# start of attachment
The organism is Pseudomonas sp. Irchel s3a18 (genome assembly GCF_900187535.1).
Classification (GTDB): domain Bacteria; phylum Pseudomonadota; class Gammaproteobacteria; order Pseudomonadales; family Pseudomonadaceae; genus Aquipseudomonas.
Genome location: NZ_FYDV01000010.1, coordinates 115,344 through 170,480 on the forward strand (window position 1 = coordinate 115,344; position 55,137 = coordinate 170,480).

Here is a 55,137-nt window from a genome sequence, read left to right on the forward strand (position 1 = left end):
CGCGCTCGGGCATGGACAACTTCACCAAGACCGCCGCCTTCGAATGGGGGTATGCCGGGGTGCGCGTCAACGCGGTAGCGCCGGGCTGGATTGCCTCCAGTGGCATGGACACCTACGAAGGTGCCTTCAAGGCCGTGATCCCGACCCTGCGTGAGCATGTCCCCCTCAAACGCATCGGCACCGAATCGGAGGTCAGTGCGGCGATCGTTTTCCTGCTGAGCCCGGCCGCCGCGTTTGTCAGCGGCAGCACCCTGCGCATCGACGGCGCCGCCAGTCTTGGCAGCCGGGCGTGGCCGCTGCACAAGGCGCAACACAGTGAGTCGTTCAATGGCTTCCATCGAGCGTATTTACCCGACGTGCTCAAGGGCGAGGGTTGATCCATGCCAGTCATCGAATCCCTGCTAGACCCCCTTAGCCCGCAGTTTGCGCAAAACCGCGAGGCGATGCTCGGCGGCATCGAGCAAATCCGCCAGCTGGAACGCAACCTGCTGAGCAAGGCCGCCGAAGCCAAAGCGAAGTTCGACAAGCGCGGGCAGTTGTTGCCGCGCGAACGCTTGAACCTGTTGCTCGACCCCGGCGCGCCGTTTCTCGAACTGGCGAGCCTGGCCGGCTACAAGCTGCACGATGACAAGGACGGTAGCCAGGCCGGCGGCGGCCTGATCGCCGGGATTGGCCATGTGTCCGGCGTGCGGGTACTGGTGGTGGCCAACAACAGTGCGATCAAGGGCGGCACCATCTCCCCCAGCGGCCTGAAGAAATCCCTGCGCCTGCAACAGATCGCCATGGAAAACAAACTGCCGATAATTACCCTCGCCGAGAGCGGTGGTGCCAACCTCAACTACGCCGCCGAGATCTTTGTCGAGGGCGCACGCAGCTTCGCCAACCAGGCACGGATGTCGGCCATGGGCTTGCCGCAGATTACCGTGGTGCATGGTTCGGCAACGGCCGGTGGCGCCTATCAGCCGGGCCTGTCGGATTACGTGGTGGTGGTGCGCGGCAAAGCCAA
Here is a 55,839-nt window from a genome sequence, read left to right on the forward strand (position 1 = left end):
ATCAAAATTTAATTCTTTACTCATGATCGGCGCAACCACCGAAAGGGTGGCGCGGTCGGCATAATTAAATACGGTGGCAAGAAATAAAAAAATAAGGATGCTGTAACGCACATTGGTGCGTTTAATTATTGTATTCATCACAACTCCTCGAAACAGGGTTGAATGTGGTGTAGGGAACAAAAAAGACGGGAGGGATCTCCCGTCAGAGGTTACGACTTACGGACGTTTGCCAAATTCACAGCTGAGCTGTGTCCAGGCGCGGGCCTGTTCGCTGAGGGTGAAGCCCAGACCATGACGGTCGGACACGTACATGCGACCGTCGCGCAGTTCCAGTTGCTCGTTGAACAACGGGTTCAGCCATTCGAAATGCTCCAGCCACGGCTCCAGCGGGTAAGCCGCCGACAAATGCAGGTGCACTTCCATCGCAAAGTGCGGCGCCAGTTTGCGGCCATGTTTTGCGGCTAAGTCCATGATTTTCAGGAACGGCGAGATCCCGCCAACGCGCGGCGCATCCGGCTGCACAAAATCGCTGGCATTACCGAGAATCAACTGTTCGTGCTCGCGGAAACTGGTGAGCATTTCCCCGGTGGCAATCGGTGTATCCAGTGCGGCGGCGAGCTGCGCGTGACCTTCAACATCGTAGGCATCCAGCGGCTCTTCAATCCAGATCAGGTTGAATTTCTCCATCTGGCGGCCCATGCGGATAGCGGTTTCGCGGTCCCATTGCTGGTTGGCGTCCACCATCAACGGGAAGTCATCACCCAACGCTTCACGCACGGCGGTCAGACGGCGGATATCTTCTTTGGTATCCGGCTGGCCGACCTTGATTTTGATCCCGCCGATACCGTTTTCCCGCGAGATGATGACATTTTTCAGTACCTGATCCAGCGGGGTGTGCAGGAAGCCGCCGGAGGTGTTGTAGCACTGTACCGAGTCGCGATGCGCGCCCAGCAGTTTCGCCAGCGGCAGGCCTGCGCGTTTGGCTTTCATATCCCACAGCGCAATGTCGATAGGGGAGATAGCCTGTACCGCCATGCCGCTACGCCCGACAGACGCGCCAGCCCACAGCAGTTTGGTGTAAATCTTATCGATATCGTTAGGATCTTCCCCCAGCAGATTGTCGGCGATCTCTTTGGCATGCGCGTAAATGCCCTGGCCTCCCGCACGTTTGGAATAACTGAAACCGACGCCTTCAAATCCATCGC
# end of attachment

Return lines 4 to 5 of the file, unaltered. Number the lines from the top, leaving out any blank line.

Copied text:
Here is a 55,137-nt window from a genome sequence, read left to right on the forward strand (position 1 = left end):
CGCGCTCGGGCATGGACAACTTCACCAAGACCGCCGCCTTCGAATGGGGGTATGCCGGGGTGCGCGTCAACGCGGTAGCGCCGGGCTGGATTGCCTCCAGTGGCATGGACACCTACGAAGGTGCCTTCAAGGCCGTGATCCCGACCCTGCGTGAGCATGTCCCCCTCAAACGCATCGGCACCGAATCGGAGGTCAGTGCGGCGATCGTTTTCCTGCTGAGCCCGGCCGCCGCGTTTGTCAGCGGCAGCACCCTGCGCATCGACGGCGCCGCCAGTCTTGGCAGCCGGGCGTGGCCGCTGCACAAGGCGCAACACAGTGAGTCGTTCAATGGCTTCCATCGAGCGTATTTACCCGACGTGCTCAAGGGCGAGGGTTGATCCATGCCAGTCATCGAATCCCTGCTAGACCCCCTTAGCCCGCAGTTTGCGCAAAACCGCGAGGCGATGCTCGGCGGCATCGAGCAAATCCGCCAGCTGGAACGCAACCTGCTGAGCAAGGCCGCCGAAGCCAAAGCGAAGTTCGACAAGCGCGGGCAGTTGTTGCCGCGCGAACGCTTGAACCTGTTGCTCGACCCCGGCGCGCCGTTTCTCGAACTGGCGAGCCTGGCCGGCTACAAGCTGCACGATGACAAGGACGGTAGCCAGGCCGGCGGCGGCCTGATCGCCGGGATTGGCCATGTGTCCGGCGTGCGGGTACTGGTGGTGGCCAACAACAGTGCGATCAAGGGCGGCACCATCTCCCCCAGCGGCCTGAAGAAATCCCTGCGCCTGCAACAGATCGCCATGGAAAACAAACTGCCGATAATTACCCTCGCCGAGAGCGGTGGTGCCAACCTCAACTACGCCGCCGAGATCTTTGTCGAGGGCGCACGCAGCTTCGCCAACCAGGCACGGATGTCGGCCATGGGCTTGCCGCAGATTACCGTGGTGCATGGTTCGGCAACGGCCGGTGGCGCCTATCAGCCGGGCCTGTCGGATTACGTGGTGGTGGTGCGCGGCAAAGCCAA